“Tangible progress was achieved” in the Libya peace process, with the increase of internal flights connecting major cities and the exchange of detainees continues, the UN top official in the country Stephanie Williams told the Security Council on Thursday (19 Nov).

“I am pleased to report that tangible progress was achieved as part of the package of confidence-building measures agreed in Geneva,” Stephanie Williams, Acting Special Representative of the Secretary-General and Head of the United Nations Support Mission in Libya said in a virtual briefing to the Council.

“Flights between Benghazi and Tripoli as well as to Sebha, Ghat and Ubari have resumed and I am hopeful to see the reopening of flights to Ghadames happening soon. The exchange of detainees continues, facilitated by the elders’ council and with the support of the Joint Military Commission. The sharp decrease in the number of civilian casualties compared to the second quarter of 2020 is another reminder that when guns are silent, civilians are protected,” she said.

Williams also warned that “the situation remains volatile; there is no time for complacency.”

The two sides are yet to begin their forces withdrawal. Williams reported that the Government of National Accord forces remain stationed at Abu Grein and al-Washkah, with patrolling activities reportedly taking place while the Libyan Arab Armed Forces and auxiliaries continued to set up fortifications and military outposts equipped with air defence systems between Sirte and al-Jufra, and in the northern area of al-Jufra airbase. Intense cargo aircraft activity was monitored between Benina airport, al-Jufra and al-Gardabiya airbase.

“Many people remain arbitrarily detained in Libya, without the judicial systems in place to challenge the basis for their detention,” Williams said. “In addition, as this Council has heard before, illegal detention facilities operated by armed groups are part of the war economy, using torture, extortion, rape and other human rights abuses as tools of control. I once again reiterate calls for all illegal facilities to be identified and closed.”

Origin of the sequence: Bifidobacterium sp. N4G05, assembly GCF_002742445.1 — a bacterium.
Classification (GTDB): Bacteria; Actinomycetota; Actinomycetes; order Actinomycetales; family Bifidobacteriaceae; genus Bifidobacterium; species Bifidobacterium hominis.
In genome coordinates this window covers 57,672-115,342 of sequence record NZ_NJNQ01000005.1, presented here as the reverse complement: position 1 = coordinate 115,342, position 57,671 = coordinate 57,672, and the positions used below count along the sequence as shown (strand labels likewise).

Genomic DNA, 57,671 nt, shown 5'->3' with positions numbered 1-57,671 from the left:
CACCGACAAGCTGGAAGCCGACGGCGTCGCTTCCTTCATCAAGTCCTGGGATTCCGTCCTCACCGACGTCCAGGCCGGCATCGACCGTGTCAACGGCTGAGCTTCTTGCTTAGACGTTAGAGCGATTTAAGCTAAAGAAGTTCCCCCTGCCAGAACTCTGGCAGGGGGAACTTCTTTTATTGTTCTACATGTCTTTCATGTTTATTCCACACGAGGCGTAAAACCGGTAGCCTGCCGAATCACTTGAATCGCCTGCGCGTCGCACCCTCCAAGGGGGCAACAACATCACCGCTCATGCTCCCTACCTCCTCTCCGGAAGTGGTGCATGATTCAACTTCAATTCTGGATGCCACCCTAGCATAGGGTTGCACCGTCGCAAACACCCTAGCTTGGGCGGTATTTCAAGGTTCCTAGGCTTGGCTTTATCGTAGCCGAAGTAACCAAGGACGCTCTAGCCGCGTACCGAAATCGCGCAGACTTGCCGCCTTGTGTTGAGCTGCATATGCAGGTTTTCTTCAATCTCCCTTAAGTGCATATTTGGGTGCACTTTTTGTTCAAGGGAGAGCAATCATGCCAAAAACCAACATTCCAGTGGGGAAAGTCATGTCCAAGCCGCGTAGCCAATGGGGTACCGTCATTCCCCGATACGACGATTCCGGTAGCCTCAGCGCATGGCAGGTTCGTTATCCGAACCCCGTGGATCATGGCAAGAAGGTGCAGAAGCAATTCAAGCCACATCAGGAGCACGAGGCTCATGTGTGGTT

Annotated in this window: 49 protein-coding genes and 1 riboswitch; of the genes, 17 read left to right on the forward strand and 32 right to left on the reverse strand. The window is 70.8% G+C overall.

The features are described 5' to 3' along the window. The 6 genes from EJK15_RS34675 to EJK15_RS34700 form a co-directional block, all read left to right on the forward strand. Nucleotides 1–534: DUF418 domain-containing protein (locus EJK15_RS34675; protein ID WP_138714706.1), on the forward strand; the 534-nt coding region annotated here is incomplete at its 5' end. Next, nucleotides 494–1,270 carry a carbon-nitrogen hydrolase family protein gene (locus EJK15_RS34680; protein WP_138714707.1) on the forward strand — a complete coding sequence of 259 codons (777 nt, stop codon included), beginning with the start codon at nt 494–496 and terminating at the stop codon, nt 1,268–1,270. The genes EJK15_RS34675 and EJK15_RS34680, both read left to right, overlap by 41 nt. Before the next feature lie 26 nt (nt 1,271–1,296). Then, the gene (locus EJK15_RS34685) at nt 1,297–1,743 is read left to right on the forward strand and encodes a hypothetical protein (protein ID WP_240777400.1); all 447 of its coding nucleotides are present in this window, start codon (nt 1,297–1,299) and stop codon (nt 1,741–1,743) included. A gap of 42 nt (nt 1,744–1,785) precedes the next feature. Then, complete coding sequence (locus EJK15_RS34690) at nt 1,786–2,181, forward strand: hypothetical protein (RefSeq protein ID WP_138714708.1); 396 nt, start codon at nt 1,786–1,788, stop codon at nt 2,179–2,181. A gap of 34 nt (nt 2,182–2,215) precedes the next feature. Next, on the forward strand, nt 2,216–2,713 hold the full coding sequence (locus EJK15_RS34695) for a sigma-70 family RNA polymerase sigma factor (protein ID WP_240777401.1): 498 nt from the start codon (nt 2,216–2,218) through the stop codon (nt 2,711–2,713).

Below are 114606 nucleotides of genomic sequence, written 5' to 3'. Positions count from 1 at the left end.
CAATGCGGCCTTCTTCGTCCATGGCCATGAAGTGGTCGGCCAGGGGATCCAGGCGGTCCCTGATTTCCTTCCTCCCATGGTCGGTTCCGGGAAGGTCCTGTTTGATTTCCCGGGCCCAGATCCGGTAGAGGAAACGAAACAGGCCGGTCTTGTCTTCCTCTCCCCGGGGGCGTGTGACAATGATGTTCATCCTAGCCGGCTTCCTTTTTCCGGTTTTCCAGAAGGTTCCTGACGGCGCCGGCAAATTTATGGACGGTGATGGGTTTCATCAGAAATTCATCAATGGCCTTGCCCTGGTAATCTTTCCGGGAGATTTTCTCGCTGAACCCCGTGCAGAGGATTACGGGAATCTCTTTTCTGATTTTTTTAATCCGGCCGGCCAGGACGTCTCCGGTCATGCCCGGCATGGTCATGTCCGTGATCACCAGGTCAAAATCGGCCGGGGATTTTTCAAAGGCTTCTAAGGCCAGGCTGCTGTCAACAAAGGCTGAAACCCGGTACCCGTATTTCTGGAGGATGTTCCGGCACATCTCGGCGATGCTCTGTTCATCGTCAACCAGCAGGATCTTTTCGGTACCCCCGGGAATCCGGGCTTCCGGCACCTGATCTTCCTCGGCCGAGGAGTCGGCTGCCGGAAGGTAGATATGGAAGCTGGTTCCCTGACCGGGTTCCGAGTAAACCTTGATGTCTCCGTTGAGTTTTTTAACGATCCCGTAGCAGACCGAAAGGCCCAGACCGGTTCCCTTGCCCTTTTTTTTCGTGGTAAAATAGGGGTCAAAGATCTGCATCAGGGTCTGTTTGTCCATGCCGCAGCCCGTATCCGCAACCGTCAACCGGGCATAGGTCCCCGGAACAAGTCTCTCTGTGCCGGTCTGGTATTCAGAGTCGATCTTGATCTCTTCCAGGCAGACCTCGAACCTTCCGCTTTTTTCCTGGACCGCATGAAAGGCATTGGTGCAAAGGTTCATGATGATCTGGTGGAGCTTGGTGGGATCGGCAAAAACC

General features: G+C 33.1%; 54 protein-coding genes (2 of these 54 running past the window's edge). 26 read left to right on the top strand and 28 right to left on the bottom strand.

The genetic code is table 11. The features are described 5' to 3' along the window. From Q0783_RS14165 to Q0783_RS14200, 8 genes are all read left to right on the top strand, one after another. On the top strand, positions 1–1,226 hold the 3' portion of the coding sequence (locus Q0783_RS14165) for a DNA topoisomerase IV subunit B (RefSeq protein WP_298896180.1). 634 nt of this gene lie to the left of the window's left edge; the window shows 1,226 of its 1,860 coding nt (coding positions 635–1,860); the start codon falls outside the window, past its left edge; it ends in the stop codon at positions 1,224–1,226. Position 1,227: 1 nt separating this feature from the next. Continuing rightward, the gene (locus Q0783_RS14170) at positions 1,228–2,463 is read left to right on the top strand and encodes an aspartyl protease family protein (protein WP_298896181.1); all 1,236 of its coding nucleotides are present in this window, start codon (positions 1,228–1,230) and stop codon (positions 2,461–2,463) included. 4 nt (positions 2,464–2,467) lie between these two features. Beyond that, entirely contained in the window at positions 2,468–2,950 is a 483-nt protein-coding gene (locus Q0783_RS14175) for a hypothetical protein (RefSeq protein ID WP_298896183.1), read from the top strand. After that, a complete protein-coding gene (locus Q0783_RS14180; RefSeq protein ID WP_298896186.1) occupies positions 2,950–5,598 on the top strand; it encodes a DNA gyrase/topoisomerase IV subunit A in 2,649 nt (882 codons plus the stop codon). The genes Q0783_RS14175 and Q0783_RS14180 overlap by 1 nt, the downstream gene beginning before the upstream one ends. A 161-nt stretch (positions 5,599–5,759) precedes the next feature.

She also reported that the humanitarian needs, “compounded by the increasing impact of COVID-19, will remain in the near-term as agreements materialize on the ground and the economy rebounds. It is estimated that for the beginning of 2021, 1.3 million people will be in need of some form of humanitarian assistance, an increase of 40 per cent compared to last year.”

The number of displaced people in Libya dropped to 392,000 people, from the peak of displacement of 426,000 people in June, due to the suspension of hostilities. However, the basic services “remain lacking” to facilitate return to their homes. The risks posed by booby-traps, including IEDs, landmines, and explosive remnants of war will continue to impede safe and dignified returns until all contaminated areas are cleared.

On migration, Williams said “this year, more than 11,000 migrants and refugees trying to reach Europe have been intercepted at sea and returned to Libya, which is by all definitions not a safe port for return. The numbers already far surpass the total for 2019. Hundreds have paid the ultimate price, with more than 900 migrants and refugees drowning, or presumed drowned, in the Mediterranean in 2020. On 12 November, three deadly shipwrecks, recorded in one day, claimed over 100 lives. Migrants and refugees remaining in Libya have faced an upsurge in grave protection risks and violations of their human rights. “

She also reported that on 10 November, a 15-year-old Eritrean asylum seeker was killed, and two others were injured when armed men entered the property where they were staying and started shooting. The young victim was waiting resettlement out of Libya to a third country. This follows other incidents this year where migrants and refugees have been killed or injured; many others have been arbitrarily detained. As of 8 November, more than 2,000 migrants and refugees are in official detention centres in Libya.

“The UN and our partners are at the forefront supporting the national authorities with their COVID-19 response, including providing health supplies and personal protection equipment, as well as capacity building of health workers. We are also supporting to alleviate the suffering of those most affected and in need of assistance due to the protracted conflict and socioeconomic impacts of COVID-19, reaching more than 309,000 people with humanitarian assistance this year,” Williams said.